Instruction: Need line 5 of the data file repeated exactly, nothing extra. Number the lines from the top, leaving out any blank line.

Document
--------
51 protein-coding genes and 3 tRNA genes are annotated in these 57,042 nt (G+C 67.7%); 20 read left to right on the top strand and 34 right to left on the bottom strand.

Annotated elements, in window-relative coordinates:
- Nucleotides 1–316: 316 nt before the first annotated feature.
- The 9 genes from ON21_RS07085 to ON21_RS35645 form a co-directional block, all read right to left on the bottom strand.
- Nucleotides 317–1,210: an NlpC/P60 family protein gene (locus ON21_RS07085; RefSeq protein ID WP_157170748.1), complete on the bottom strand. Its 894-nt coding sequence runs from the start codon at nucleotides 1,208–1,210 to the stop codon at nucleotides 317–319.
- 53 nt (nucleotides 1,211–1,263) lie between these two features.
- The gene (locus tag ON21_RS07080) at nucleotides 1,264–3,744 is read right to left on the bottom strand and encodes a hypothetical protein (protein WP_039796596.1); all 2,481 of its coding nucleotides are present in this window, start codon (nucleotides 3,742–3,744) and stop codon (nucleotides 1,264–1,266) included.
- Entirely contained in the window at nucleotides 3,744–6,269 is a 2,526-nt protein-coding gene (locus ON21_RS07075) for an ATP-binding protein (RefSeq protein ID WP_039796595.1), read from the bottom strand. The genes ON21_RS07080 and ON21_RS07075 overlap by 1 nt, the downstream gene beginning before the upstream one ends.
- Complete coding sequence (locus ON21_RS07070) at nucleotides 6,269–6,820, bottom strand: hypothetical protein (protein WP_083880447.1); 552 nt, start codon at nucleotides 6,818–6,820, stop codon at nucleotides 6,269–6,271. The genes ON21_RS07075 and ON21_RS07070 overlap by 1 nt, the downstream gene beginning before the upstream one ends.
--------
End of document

- Nucleotides 317–1,210: an NlpC/P60 family protein gene (locus ON21_RS07085; RefSeq protein ID WP_157170748.1), complete on the bottom strand. Its 894-nt coding sequence runs from the start codon at nucleotides 1,208–1,210 to the stop codon at nucleotides 317–319.